Psychologists Diagnose America With a New Health Crisis: Loneliness
In a new study from the APA, loneliness is found to affect a person's health in much the same way as obesity.
Obesity and heart disease get most of the attention, but according to the American Psychological Association, loneliness may be the most dangerous non-opioid health hazard currently facing Americans. At the APA’s 125th Annual Convention, Brigham Young University Psychology Professor Dr. Julianne Holt-Lunstad, presented disturbing findings based on two meta-analyses, of over 200 studies. Her conclusions adult loneliness is a widespread problem in America and its dangerous health effects are similar to obesity.
“There is robust evidence that social isolation and loneliness significantly increase risk for premature mortality, and the magnitude of the risk exceeds that of many leading health indicators,” explained Holt-Lunstad. She added that “greater social connection is associated with a 50 percent reduced risk of early death.”
Her first meta-analysis involved 148 studies that represented more than 300,000 participants. The second study involved 70 studies that represented approximately 3.4 million individuals primarily from North America but also from Europe, Asia, and Australia. Holt-Lunstad used the data to examine the role that social isolation, loneliness or living alone might have on mortality and found that all three have a significant effect on the risk of premature death. Perhaps most surprising, these studies showed that the effect of loneliness or social isolation is equal to or may even exceed the effect of physical factors such as obesity.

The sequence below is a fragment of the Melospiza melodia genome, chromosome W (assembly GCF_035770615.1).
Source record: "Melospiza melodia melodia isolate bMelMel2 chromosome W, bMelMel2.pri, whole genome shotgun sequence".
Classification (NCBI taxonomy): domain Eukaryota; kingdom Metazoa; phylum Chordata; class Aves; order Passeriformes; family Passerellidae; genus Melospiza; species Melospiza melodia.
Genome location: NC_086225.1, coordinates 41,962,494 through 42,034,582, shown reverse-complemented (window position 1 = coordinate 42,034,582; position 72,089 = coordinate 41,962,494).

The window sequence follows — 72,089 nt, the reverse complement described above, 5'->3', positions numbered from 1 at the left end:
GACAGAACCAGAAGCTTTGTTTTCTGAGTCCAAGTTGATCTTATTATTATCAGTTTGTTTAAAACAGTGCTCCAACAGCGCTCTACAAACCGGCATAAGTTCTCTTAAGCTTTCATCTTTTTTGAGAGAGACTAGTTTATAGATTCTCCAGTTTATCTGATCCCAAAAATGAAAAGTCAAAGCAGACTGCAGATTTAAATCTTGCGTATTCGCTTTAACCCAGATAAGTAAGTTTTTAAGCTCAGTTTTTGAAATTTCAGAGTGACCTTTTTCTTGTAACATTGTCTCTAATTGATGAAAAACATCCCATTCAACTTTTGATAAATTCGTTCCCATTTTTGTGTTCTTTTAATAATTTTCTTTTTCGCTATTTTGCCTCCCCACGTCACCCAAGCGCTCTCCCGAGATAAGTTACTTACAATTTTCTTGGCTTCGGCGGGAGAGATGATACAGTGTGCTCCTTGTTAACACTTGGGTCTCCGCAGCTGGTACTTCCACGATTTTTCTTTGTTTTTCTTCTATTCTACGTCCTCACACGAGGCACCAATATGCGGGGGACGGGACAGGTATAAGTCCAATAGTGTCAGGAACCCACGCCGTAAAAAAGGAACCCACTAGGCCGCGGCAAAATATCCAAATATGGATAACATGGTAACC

This is concerning, especially considering that in the most recent U.S. Census data, more a quarter of the population claimed to be living alone and more than half of the population was unmarried. In the AARP’s Loneliness Study, it was discovered that an estimated 42.6 million adults over age 45 in America are suffering from chronic loneliness. The concern is not just that loneliness has deleterious effects, but that loneliness is becoming core to the American experience.
In order to combat this “epidemic of loneliness”, Holt-Lunstad believes we need to prioritize research and resources, such as teaching kids social skills in school. It won’t be easy, but together, we may just be able to fight off loneliness and the severe damage it is beginning to cause our society.